The Tip Top Café was more than a restaurant that offered delicious food; it was the hub for anyone who wished to stay informed on events and news relevant to Galveston’s African American community. The café’s owner, Courtney Bernard Murray, was born in Grand Cane, Louisiana, in 1902 and moved to Galveston with his parents, Judge and Tempie Murray, when he was three years old. By 1920, Murray had entered the workforce as a driver for a local clothing store. He married Sadie Jackson of Wharton, Texas, and their first child, Courtney, Jr., was born in Wharton in 1935. The household also included Sadie’s three children from a previous marriage: Rufus, Jennie, and Stella. To support the family, Murray worked as a salesman and Sadie as a housekeeper. After they moved to Galveston, their daughter, Delores, was born in 1936.
Sometime around 1939, Murray purchased the building at 2627 Church Street and opened a twenty-four-hour restaurant called the Tip Top Café. Not a trained cook and with little experience in the restaurant business, Murray hired a full-time staff to manage the restaurant while he focused on his role as manager, bookkeeper, and official greeter. Under the same roof but separated from the restaurant, Murray also operated The Tap Room, where alcoholic beverages were sold among the pinball and slot machines, commonly referred to as “one-armed bandits.” On weekends, Murray brought in a band to entertain Tip Top’s clientele.
The Tip Top Café became a well-known restaurant and popular hangout but Murray wore many other hats. He used the café as a point of contact and was very active in the community through his support of multiple organizations that included the Galveston Negro Chamber of Commerce, the Gibson Branch of the YMCA, and other non-profit service organizations. At the café, Murray sold tickets to various events held in Galveston, including all Central High School sports events, fundraisers for local organizations, and city-wide events held at Galveston’s City Auditorium, located behind City Hall. The Tip Top was also a City of Galveston Poll Tax station, a prerequisite to vote or register to vote for a number of states until 1966. Implemented during the Jim Crow Era, the tax of $1-$1.50 was an expense most African Americans could not afford and was an attempt to keep African Americans from exercising their right to vote. Murray volunteered as a Galveston County Voter Registrar Deputy and several nights a week he was available until midnight to accept payments and register citizens so they would be eligible to vote. During World War II, Murray also provided free entertainment for the soldiers stationed at Camp Wallace in Galveston, Texas, and discounted their meals when they visited the café.
Beginning in the 1940s and lasting throughout the 1960s, Murray brought the top African American talent of the era to town to perform at the City Auditorium. Because of his promotional efforts, Galvestonians had an opportunity to see Louis Jordan, Billy Eckstein, Sara Vaughn, Joe Turner, Peg Leg Bates, Bill “Bojanagle” Robinson, Etta James, Count Basie, Cab Calloway, and his Cotton Club Orchestra, Lionel Hampton and his Orchestra, Charles Brown, Earl “Father” Hines, Victor Hugo Greene, Roy Milton, and His Soul Senders, Duke Ellington, Nat King Cole, and the international all-girl orchestra, the Sweethearts of Rhythm, just to name a few. Archived Galveston Daily News articles indicate Murray had a well-known artist in Galveston at least two or three times a month and some of them returned to perform in Galveston multiple times. During the 1940s tickets to Murray’s shows cost eighty cents to $1.00 and increased to $2.00 over a twenty-year span. Tickets could be purchased at the Tip Top Café, the City Auditorium, and a few other select businesses. Murray included the following statement on all of his advertisements, “Section Reserved for Whites,” as white promoters who brought white talent to Galveston had a similar statement in their ads for Negroes. After the shows, the performers dined at the Tip Top Café. Past employees recall serving many entertainers and noted that with celebrities in the cafe, the fun often lasted until sun-up the next morning.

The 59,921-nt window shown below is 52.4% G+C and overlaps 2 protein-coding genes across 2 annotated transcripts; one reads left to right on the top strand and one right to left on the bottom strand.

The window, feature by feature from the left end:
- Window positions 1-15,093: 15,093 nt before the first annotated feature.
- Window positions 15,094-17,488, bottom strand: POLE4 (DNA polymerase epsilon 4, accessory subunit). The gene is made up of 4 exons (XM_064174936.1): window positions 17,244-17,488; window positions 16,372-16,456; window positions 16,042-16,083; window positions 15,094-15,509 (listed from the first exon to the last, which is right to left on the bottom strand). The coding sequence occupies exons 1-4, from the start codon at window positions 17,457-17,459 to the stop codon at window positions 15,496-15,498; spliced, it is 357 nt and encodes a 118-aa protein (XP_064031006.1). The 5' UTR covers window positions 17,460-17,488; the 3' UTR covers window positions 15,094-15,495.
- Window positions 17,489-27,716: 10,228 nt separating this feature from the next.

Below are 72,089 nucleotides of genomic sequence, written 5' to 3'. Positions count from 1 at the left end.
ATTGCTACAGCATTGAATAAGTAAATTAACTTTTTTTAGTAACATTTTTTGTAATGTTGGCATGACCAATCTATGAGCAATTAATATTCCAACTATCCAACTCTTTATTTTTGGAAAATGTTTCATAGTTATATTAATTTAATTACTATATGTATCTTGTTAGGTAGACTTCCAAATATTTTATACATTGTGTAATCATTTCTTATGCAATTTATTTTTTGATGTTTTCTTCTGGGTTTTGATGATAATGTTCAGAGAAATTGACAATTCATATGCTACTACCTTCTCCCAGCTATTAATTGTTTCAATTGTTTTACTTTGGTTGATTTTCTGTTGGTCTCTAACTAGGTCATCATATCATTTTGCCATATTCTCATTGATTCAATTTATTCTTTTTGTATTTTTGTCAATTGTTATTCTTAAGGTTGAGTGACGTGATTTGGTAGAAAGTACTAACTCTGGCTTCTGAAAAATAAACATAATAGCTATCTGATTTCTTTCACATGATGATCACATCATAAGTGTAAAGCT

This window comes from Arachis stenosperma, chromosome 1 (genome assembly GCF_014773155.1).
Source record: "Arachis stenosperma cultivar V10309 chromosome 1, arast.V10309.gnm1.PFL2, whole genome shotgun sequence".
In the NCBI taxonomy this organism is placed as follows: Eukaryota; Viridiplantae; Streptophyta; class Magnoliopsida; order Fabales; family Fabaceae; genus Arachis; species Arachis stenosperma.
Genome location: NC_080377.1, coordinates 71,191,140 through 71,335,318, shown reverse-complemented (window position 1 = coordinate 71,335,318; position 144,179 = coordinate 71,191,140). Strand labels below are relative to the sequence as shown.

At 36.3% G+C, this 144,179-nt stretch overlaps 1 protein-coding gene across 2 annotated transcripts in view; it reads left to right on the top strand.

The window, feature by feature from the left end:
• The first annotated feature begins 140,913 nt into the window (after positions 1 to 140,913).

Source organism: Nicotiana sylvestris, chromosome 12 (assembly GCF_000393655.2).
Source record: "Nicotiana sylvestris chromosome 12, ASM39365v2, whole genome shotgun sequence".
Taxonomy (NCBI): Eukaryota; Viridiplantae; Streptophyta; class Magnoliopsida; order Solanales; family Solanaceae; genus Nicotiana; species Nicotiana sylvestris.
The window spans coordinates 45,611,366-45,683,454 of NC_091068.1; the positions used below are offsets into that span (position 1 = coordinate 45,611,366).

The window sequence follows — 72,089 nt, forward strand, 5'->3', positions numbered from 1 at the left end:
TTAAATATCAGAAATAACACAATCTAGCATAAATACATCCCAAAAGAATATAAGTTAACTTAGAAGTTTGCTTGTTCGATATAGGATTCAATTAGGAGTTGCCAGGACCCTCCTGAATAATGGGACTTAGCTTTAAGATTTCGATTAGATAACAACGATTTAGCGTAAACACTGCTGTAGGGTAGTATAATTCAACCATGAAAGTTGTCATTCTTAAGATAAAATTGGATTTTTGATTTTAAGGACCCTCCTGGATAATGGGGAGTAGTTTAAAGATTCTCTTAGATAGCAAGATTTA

In the later 1960s, the City of Galveston implemented eminent domain on Murray’s property and as a result, The Tip Top Café closed. With the café gone, Murray stopped bringing entertainers in for the community but he remained active, however, and served on many committees while he continued to support non-profit service organizations. After he retired, Murray devoted more time to his church, the historic Avenue L Baptist Church, where he served as Deacon and chaired the finance committee. Murray also served as an alternate election judge for many years, volunteered for the census counts, and always made himself available to speak with groups concerned with local, state, and national issues. At age 82, he accepted a part-time job with the Job Corps at Texas Employment Commission to assist young people with vocational training. When asked why he was still working, he replied: “I just like helping young people.”
On November 23, 1988, Courtney Murray was presented with the Humanitarian Award from Texas Governor William P. Clements, Jr. for his accomplishments, general contributions to the community, and support of the military. The award cited his work in the Job Corp program and recognized his contributions during World War II. Murray passed away on May 26, 2001, at the age of 99. He is buried in Hitchcock, Texas, at Mainland Memorial Cemetery.
Shared from Galveston Historical Society